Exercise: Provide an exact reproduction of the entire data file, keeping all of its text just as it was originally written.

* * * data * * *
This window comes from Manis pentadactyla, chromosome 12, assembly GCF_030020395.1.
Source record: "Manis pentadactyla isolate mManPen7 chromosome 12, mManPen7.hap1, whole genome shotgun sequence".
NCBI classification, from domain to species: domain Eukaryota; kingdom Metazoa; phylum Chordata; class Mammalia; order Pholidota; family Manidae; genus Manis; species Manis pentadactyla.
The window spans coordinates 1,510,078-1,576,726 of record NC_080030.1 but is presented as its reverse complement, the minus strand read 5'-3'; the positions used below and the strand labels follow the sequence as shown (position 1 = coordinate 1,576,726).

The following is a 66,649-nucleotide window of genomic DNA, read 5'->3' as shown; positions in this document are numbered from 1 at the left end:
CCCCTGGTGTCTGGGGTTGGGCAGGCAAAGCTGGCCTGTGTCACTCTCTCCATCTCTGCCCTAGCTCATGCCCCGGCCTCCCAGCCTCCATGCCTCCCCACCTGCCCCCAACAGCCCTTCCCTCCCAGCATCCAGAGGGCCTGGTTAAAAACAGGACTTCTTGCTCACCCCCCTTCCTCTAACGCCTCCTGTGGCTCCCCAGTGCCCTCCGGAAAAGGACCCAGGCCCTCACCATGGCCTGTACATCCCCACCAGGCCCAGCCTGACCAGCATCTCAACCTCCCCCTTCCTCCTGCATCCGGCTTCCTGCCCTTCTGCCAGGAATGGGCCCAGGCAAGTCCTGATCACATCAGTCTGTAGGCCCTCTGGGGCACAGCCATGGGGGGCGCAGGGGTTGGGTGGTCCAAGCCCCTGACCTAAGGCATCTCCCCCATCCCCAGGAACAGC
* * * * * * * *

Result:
This window comes from Manis pentadactyla, chromosome 12, assembly GCF_030020395.1.
Source record: "Manis pentadactyla isolate mManPen7 chromosome 12, mManPen7.hap1, whole genome shotgun sequence".
NCBI classification, from domain to species: domain Eukaryota; kingdom Metazoa; phylum Chordata; class Mammalia; order Pholidota; family Manidae; genus Manis; species Manis pentadactyla.
The window spans coordinates 1,510,078-1,576,726 of record NC_080030.1 but is presented as its reverse complement, the minus strand read 5'-3'; the positions used below and the strand labels follow the sequence as shown (position 1 = coordinate 1,576,726).

The following is a 66,649-nucleotide window of genomic DNA, read 5'->3' as shown; positions in this document are numbered from 1 at the left end:
CCCCTGGTGTCTGGGGTTGGGCAGGCAAAGCTGGCCTGTGTCACTCTCTCCATCTCTGCCCTAGCTCATGCCCCGGCCTCCCAGCCTCCATGCCTCCCCACCTGCCCCCAACAGCCCTTCCCTCCCAGCATCCAGAGGGCCTGGTTAAAAACAGGACTTCTTGCTCACCCCCCTTCCTCTAACGCCTCCTGTGGCTCCCCAGTGCCCTCCGGAAAAGGACCCAGGCCCTCACCATGGCCTGTACATCCCCACCAGGCCCAGCCTGACCAGCATCTCAACCTCCCCCTTCCTCCTGCATCCGGCTTCCTGCCCTTCTGCCAGGAATGGGCCCAGGCAAGTCCTGATCACATCAGTCTGTAGGCCCTCTGGGGCACAGCCATGGGGGGCGCAGGGGTTGGGTGGTCCAAGCCCCTGACCTAAGGCATCTCCCCCATCCCCAGGAACAGC